China International Supply Chain Expo Welcomes 300+ Participants, Fuels Investment
China International Supply Chain Expo Welcomes 300+ Participants, Fuels Investment

China International Supply Chain Expo Welcomes 300+ Participants, Fuels Investment

In a significant milestone for the international business community, the inaugural China International Supply Chain Expo (CISCE), scheduled from November 28th to December 2nd, has attracted over 300 prominent companies from both China and overseas. This remarkable turnout reflects the growing interest in China’s dynamic business landscape and comes amidst the Chinese government’s ongoing efforts to enhance the country’s business environment, positioning it as a lucrative destination for foreign investments amidst global economic uncertainties, according to the nation’s leading foreign trade and investment promotion agency.

Ahead of the CISCE’s debut in Beijing, Sun Xiao, the spokesperson for the China Council for the Promotion of International Trade (CCPIT), revealed that foreign exhibitors will constitute more than 20% of the event’s total, hailing from a diverse array of 50 countries and regions. The CCPIT, serving as the expo’s host, projects that the event will draw over 100,000 professional buyers and attendees.

In a departure from conventional expos, the CISCE is designed as an inclusive international platform that seamlessly integrates the entire supply chain – encompassing upstream, midstream, and downstream sectors. The event’s overarching goal is to foster connectivity among small, medium-sized, and large businesses, stimulate collaboration between industry and academia, and facilitate interactions between Chinese and foreign companies, as noted by the expo organizers.

Lin Shunjie, the Chairman of the Board at the China International Exhibition Center Group Ltd, a co-organizer of the event, underscored the significance of the expo, stating that it is poised to promote more structured and efficient interconnectivity among industries on a global scale, while simultaneously contributing to the resilience of global industrial and supply chains.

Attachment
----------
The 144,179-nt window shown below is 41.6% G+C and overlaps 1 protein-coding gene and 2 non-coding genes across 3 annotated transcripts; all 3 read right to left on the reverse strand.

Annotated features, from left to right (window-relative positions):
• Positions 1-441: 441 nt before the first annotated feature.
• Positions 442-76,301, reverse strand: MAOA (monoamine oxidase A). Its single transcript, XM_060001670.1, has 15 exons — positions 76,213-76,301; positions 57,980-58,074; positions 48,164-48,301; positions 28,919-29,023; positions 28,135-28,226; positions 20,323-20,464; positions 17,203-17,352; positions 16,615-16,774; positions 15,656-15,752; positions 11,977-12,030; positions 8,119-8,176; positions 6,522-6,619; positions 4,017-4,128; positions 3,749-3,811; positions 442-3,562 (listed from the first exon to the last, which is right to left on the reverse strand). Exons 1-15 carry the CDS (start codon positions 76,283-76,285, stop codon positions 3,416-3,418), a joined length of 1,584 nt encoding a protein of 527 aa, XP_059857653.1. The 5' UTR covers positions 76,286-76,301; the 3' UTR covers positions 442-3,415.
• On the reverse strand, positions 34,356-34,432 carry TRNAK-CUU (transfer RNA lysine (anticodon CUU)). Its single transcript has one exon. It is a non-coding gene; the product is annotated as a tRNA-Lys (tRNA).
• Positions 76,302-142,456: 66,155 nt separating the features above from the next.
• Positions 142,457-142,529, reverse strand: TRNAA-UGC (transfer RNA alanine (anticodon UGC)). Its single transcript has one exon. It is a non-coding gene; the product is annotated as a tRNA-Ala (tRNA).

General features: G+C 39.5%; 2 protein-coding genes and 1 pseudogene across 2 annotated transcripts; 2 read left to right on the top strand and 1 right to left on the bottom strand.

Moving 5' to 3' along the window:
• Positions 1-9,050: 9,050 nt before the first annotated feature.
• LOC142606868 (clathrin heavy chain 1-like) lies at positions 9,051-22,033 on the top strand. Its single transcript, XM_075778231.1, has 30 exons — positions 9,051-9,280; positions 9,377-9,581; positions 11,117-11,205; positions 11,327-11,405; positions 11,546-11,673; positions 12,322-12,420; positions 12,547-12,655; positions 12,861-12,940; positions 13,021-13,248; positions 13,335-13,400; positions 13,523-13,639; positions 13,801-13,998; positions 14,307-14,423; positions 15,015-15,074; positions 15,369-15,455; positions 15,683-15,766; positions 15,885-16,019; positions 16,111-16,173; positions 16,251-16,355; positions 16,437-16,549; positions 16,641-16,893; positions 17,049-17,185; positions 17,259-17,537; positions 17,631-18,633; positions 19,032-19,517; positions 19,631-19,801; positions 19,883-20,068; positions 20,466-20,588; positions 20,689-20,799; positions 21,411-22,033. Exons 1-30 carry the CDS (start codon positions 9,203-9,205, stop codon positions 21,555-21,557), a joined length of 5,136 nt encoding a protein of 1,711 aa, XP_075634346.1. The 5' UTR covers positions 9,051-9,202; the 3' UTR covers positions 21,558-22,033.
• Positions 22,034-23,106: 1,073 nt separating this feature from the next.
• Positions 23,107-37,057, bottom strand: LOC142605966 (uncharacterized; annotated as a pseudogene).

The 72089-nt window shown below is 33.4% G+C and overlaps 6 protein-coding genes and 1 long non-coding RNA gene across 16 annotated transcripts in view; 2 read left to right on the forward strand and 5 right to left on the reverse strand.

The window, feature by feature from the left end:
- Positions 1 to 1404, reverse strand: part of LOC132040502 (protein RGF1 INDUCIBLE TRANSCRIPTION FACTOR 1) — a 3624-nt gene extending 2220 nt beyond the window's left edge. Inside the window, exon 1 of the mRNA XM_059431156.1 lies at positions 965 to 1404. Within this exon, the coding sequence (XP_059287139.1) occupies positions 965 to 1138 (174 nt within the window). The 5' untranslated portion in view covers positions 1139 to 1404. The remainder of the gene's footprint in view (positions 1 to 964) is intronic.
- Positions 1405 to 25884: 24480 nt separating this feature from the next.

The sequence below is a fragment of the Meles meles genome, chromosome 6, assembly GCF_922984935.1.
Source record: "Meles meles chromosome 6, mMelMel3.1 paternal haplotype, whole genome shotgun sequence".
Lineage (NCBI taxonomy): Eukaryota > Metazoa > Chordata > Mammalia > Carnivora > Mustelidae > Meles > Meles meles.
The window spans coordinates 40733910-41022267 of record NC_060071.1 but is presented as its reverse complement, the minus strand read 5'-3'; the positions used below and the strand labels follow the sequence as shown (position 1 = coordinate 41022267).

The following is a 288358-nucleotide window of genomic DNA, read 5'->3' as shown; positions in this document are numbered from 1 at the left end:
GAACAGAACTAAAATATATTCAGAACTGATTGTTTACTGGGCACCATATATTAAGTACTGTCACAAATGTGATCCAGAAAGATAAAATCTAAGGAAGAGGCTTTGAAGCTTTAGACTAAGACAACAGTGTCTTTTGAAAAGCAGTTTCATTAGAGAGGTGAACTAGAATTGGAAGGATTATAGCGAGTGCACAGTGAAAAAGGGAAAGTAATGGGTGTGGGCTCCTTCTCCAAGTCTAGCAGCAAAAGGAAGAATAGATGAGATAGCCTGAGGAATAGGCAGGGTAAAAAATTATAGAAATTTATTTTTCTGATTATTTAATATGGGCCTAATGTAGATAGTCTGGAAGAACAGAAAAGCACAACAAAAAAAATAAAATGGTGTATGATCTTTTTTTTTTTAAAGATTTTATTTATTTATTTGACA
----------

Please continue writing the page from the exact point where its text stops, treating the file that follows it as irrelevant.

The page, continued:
Lin remarked, “Many foreign companies I have spoken to are quite pragmatic and are looking to seize this rare opportunity. Many firms from the United States have mentioned the need to restructure their global supply chains after three years of COVID-19 disruptions, and it is impossible to neglect both Chinese markets and Chinese companies. This also shows that the CISCE comes at just the right time.”

As the Chinese government actively encourages foreign companies to play an increasingly substantial role in the country’s economic landscape, Sun, the CCPIT spokesperson, affirmed the agency’s commitment to listening attentively to the feedback from foreign business associations and enterprises, fostering interactive exchanges with them. This involves not only augmenting regular communication with foreign chambers of commerce and foreign-funded enterprises operating in China but also organizing symposiums with multinational corporations, reinforcing the functionality of the business environment monitoring system, and conducting annual and quarterly surveys on business environments to ensure consistency in addressing challenges and issues faced by foreign-funded enterprises.

The results of these efforts are already evident in China’s economic landscape, as data from the Ministry of Commerce indicates a remarkable 34% year-on-year increase in the number of newly established foreign-invested enterprises, totaling 28,406, within the first seven months of the year. Furthermore, foreign direct investment from developed countries such as France, the United Kingdom, Canada, and Switzerland has seen substantial year-on-year growth, with increases ranging from 61.2% to an impressive 213.7%.

In a concurrent development, the State Council of China recently issued a 24-point guideline aimed at attracting more foreign capital. The German Chamber of Commerce in China has also applauded China’s extension of individual income tax policies for foreign nationals for an additional four years. This policy extension, which includes exemptions for housing allowances and children’s education fees from individual income tax, offers stability and predictability for businesses, making it easier for them to recruit international staff within the Chinese market.

In light of these developments, the CISCE emerges as a pivotal event that not only reflects China’s commitment to facilitating international business but also its growing prominence on the global stage as a hub for investment and collaboration.


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